Eva will soon be six years old, but she’s not in the same grade with other kids her age. Because she has nonverbal autism and a moderate intellectual disability, she’s been forced to take a preschool class three times.
All this time, her mother, Jennifer, has been trying to enroll her in a special school or an autism class within a mainstream school in or around Dublin, Ireland. But none of the 20-plus schools she’s applied to have agreed to take the young girl.
“She couldn’t possibly cope in mainstream, and, because of that, we need the special school, and we are at the point now where we have applied for upwards of 20 schools,” says Jennifer. “We have been refused from every school so far, and it is looking like she will have to do a fourth year of pre-school.”
Jennifer says she had the same problem last year trying to enroll her daughter in a new school. She was told over and over that it “wouldn’t do Eva any harm” to spend another school year in preschool.
“Now she is coming up to six, and she doesn’t have anything,” says Jennifer. “She needs a special school. They have said she can go to a unit in mainstream school, but as her parents, we think a special school would be most suitable, and that is what the pre-school are advising us as well. She is non-verbal; she doesn’t talk, and it really needs to be a special school.”
Now Eva has found herself in a situation where she may be seven years old before she’s able to start at a school that will be able to provide her with a real and meaningful education.
“We are so worried,” says Jennifer. “I find I am getting upset every day. Every time a letter comes in refusing her, I am just crying. Myself and my husband, we are losing sleep over it, because if she doesn’t get a place before September, there is no guarantee she will get one for next year, and she will be seven then.”
The family has been offered a Home Tuition Grant to hire a tutor, but the Department of Education will not help them find a suitable tutor for Eva. Jennifer also says they hope not to have to resort to this, as it will take away from the social interactions Eva would get at a school.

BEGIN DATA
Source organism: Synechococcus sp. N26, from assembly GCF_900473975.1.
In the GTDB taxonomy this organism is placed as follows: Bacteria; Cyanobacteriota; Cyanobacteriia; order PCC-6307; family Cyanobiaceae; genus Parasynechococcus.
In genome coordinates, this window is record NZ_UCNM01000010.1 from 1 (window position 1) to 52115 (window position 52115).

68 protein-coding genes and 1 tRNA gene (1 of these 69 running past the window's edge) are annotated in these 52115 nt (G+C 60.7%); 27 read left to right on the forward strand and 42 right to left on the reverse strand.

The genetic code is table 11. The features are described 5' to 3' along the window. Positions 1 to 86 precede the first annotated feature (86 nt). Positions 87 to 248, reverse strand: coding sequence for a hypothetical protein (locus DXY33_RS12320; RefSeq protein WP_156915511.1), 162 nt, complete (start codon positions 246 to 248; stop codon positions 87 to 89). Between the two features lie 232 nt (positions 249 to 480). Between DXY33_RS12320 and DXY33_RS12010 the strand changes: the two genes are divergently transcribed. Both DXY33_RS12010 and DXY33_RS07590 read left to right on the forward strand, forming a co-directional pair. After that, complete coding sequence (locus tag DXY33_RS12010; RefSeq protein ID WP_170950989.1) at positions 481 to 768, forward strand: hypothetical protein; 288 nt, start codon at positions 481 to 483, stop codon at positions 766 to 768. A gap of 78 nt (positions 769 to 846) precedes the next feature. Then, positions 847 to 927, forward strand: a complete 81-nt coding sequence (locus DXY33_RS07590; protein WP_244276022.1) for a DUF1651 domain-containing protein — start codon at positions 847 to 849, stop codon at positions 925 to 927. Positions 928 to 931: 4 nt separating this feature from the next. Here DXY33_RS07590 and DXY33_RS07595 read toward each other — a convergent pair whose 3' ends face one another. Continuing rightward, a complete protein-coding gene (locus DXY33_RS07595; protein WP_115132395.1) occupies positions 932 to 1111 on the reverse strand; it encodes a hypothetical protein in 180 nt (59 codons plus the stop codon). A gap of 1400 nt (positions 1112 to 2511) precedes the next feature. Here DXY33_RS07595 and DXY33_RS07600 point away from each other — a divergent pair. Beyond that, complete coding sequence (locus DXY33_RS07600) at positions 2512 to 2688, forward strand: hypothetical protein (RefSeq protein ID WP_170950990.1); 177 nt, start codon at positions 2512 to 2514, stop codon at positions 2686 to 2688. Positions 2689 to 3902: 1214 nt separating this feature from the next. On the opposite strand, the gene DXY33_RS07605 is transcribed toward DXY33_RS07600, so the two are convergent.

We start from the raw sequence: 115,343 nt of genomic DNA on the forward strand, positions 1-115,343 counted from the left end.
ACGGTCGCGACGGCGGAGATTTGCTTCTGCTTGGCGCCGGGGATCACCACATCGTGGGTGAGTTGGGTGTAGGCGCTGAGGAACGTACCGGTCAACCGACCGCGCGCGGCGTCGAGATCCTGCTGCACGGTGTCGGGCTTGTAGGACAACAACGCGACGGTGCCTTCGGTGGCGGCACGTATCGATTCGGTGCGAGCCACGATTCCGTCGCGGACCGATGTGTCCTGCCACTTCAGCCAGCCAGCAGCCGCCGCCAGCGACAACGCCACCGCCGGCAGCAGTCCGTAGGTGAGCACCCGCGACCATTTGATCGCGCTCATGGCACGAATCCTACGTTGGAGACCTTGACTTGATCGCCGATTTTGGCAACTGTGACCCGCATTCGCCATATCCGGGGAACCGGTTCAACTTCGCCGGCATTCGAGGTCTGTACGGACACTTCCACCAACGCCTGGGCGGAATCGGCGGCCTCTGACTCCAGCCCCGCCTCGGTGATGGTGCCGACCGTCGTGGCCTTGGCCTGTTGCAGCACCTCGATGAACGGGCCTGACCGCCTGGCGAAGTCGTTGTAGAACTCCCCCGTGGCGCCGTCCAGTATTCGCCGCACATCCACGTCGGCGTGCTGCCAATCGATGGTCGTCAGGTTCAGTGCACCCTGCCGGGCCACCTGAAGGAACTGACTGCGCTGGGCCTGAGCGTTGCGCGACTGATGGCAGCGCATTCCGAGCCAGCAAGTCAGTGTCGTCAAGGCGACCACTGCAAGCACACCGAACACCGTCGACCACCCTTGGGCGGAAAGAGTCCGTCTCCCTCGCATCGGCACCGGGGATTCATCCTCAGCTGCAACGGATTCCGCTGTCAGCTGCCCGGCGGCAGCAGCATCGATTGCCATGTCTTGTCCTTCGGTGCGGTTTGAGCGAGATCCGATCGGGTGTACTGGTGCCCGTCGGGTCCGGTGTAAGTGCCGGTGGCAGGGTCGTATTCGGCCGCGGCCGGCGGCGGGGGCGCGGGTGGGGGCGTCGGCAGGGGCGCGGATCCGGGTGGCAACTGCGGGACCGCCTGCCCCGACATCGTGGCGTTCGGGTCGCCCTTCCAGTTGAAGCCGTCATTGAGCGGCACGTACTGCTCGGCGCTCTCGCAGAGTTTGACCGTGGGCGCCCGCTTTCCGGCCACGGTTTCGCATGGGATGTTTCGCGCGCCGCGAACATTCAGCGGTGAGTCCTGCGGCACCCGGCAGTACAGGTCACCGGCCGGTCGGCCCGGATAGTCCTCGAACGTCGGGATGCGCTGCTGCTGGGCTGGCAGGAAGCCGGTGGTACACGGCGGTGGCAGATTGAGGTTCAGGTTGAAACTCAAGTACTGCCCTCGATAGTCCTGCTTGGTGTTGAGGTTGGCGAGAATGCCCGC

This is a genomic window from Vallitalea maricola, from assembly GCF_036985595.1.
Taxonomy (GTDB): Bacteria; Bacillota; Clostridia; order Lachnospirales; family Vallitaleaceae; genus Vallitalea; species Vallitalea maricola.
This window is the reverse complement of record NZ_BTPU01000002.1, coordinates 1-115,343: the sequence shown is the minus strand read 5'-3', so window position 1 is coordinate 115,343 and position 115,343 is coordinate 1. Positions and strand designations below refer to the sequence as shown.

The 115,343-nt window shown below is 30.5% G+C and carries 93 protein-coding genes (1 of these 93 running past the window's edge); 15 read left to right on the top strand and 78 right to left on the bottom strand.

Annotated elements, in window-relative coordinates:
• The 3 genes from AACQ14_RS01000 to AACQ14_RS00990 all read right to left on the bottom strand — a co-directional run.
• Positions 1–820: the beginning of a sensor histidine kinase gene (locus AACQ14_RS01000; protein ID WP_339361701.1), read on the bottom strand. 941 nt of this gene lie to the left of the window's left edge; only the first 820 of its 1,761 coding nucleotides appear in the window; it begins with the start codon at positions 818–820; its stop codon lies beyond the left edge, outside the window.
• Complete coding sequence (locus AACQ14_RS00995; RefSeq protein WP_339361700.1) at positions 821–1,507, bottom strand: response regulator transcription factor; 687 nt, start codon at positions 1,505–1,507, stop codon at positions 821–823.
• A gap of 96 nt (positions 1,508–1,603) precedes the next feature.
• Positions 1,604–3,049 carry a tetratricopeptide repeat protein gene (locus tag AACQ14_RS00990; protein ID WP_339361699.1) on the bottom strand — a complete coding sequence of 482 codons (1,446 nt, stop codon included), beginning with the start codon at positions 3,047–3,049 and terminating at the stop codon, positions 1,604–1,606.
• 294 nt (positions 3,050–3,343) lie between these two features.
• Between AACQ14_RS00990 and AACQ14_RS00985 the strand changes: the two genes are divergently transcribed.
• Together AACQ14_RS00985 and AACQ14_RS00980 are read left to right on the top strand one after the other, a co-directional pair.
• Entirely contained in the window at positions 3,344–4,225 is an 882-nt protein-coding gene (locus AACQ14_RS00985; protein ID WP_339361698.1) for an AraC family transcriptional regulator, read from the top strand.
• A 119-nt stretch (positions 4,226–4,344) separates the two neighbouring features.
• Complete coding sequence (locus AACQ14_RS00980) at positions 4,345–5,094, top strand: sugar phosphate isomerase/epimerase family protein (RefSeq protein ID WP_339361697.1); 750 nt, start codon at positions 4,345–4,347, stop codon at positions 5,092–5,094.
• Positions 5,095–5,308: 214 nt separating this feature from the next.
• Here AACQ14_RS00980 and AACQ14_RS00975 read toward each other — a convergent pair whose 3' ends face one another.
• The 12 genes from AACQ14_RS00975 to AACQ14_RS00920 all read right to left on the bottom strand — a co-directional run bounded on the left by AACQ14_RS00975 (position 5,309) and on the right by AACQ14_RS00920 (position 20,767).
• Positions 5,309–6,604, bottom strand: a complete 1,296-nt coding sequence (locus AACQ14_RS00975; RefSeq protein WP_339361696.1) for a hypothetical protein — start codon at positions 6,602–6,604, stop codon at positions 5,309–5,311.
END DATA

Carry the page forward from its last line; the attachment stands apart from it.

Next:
“She is an autistic little girl,” says Jennifer. “She needs the social interaction. She has to nearly be taught how to socialize with other children, and it is detrimental if she is not around other children.”
No matter who they contact, the family says, no one will help. No one wants to take any ownership in the situation.
“She is slipping through the cracks, I feel, and the book is just being passed,” says Jennifer. “We emailed the minister on March 21st and didn’t even get an acknowledgment.”
Luckily, however, Eva does not yet seem to be aware of what is happening.
“In a way, I am just happy that she doesn’t have the cognitive ability to understand that she can’t go to school like all the other kids,” says Jennifer. “Because that would just be heartbreaking.”
But the family is sure that will change soon enough, and they want their daughter in a special school that can help her before it’s too late for some of the interventions that could help her learn to cope and get along in mainstream society.
We hope, for Eva’s sake, that the right school is still out there and will accept her soon. It’s so important for children with autism and special needs to get extra support early. Eva is just as deserving as any other child of getting a high-quality education.Whizzco